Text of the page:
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Queenswood is an extraordinary place with extraordinary people. It would be our privilege to educate your daughters here.

This Week in Chapel: Mental Health Awareness Week

Wednesday 17 May 2023

This week in Chapel the focus was Mental Health Awareness Week. On Monday, our outgoing Wellbeing Prefect Georgie I (Year 13) outlined the many activities and drop-in sessions taking place at Queenswood during the course of this week.

On Wednesday, Mrs Truran, Librarian, gave a very moving personal account of her family history and the magical power of reading for pleasure.

We’re delighted to be able to share Mrs Truran’s talk with the wider school community.

As you all know this week is Mental Health Awareness week. I hope you have been taking part in some of the activities that Georgie talked about on Monday morning, or at the very least thinking about how your mental health is at the moment and what you can do to keep on the right path.

When I was a child, a long time ago, my mother suffered with really bad mental health issues. To be honest I say that but I didn’t know at the time what it was. She would all of a sudden disappear from our lives, my dad and me. She would go to her bedroom and stay there for days sometimes. We could hear sobbing at times and shouting at other times. My dad used to cook her food and leave it outside the door. She never ate it. Sometimes he would sit outside and try and coax her out.

This wasn’t odd to me because I knew no different.

I am not telling you this to make you sad but merely to highlight how things have moved on. When I was older I asked my mum what happened at this time. She couldn’t explain other than to say she went into a dark tunnel and had to wait to come out. This also would happen at any moment. It was only in her later life that we were able to talk about this.

Today mental health issues are a much more open topic. We can say we are feeling down and we can not only get help but we can look for strategies to help us cope with these feelings, emotions and anxieties.

This experience in my childhood made me think long and hard about how I would cope with the inevitable stresses and anxieties I would encounter along the way. I was determined that it was not going to take hold of me the way it had my mother, but that isn’t always easy. Life is tough and we need to grasp the good bits with both hands and enjoy them.

I wasn’t always a librarian. In fact when I left school I trained as a buyer in a top London department store. But when I married and moved to the suburbs I found that commuting daily was not for me. Anxieties set in and I decided on a change of lifestyle and career.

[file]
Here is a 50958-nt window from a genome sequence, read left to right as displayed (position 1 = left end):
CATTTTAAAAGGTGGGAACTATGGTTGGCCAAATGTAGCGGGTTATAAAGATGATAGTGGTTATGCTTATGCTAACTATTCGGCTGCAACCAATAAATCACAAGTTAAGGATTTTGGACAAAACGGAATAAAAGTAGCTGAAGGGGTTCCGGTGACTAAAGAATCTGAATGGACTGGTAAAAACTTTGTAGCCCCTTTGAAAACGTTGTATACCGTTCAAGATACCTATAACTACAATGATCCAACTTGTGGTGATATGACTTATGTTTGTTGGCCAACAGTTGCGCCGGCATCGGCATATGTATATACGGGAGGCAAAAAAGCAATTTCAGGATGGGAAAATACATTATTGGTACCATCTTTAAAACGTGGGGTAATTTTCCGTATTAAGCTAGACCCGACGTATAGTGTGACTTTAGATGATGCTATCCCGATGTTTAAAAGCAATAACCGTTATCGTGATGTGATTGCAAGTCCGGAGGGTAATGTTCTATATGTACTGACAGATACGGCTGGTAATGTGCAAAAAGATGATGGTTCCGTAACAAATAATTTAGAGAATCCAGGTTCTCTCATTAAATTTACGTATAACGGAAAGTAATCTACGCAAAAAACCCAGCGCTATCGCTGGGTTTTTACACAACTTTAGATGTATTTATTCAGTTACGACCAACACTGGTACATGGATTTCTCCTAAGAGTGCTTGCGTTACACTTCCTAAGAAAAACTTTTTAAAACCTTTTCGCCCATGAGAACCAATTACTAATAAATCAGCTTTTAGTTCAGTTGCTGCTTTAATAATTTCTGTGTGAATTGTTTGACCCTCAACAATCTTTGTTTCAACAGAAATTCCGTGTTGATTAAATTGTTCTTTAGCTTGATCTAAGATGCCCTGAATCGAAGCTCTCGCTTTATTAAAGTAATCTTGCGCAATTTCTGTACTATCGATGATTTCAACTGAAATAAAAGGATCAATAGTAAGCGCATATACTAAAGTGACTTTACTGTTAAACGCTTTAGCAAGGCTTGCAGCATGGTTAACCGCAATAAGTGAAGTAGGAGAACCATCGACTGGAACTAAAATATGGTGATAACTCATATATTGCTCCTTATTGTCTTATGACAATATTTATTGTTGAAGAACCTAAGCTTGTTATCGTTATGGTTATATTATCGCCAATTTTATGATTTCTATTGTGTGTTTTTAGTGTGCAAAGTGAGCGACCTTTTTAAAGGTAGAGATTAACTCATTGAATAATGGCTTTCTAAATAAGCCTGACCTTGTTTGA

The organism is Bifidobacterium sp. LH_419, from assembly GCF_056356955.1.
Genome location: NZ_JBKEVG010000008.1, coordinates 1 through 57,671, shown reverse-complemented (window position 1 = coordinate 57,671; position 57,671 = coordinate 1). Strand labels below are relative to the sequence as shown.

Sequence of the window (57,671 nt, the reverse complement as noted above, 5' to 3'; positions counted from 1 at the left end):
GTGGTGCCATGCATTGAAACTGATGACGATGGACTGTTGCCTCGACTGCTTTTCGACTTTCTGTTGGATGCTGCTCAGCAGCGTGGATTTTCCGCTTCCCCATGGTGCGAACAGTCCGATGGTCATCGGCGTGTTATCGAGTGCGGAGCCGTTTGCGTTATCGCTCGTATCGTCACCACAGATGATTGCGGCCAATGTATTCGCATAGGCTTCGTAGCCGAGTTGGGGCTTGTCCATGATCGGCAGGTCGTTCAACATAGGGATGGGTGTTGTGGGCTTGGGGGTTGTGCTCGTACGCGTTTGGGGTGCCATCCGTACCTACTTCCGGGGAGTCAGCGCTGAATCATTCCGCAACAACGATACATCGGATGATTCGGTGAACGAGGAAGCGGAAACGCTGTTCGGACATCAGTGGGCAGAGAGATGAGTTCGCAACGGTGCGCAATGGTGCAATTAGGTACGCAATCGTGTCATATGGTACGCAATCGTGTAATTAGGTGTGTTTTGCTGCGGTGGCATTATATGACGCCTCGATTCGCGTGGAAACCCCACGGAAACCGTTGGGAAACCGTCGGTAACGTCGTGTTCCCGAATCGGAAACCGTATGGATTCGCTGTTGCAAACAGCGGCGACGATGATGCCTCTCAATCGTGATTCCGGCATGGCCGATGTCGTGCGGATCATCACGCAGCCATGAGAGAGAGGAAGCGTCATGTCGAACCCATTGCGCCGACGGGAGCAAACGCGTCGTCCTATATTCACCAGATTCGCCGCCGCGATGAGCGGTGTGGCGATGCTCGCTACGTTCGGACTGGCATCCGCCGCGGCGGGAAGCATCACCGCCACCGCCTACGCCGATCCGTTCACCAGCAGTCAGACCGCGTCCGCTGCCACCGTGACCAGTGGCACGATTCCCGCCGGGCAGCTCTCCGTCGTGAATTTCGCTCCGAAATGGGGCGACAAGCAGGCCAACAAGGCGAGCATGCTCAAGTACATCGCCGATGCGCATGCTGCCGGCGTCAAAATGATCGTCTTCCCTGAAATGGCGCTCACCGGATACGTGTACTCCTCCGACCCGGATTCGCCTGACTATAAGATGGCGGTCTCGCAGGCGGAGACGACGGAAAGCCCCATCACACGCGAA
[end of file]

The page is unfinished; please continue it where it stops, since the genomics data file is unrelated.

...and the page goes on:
I won’t bore you with the in-between bit but in later life I became a children’s librarian. You see, books were my salvation. I realised that I had always been a voracious reader and that this was indeed my escape. This was where I went to cope.

I began to remember the books I had read as a child and the books I had read in the school library. How that happened I am not sure as it certainly wasn’t cool to be there in my friendship group.

I am not saying this is the golden ticket but for me this works. Reading – not just reading, but reading for pleasure. Spending some time each day immersing myself in a book keeps me on the right path.

I was talking about this with a book pal last night and she summed this up perfectly. I am without doubt a total bookworm. I cannot imagine life without books.

Books and reading are to an extent my barometer. A record of my feelings and my mental wellbeing.

You have heard the bible reading and sung the hymn about compassion and being there for everyone. In a way books are my neighbour. They see me through!

From health reasons to getting smarter there are so many benefits that reading for pleasure offers. If you feel like getting away from everything, from the hustle and bustle, a book can transport you to a different world. It can uplift your soul and transport you to another realm where your anxieties can be lost, take you to a safer place. Reading for pleasure can help us be more empathetic towards our friends and colleagues, give us the ability to understand and share someone else’s feelings, to make us kinder and stronger.

We can learn this empathy through books and stories, through the characters we meet there. Empathy is our human super power.

  • Did you know that reading for 6 minutes or more can reduce stress by 60%
  • Did you know that it can reduce heart rate, ease muscle tension and help alter your state of mind.
  • Did you know that reading for pleasure is 100% more effective in reducing stress than having a cup of tea.
  • 300% more effective than going for a walk. (sorry Miss Yaffe! – I’m not too sure about this one! )
  • 600% more than playing a videogame.

So apart from all the amazing academic stuff reading for pleasure improves it can also help make us better people, better listeners.

My go to stress reliever is a good book. My all-time favourite is Tom Jones by Henry Fielding. This is the book I return to when I need to get lost and find myself again. However I also love picture books and nowadays picture books cover a wealth of wellbeing subjects hopefully giving young people a better understanding of how to look after our mental health.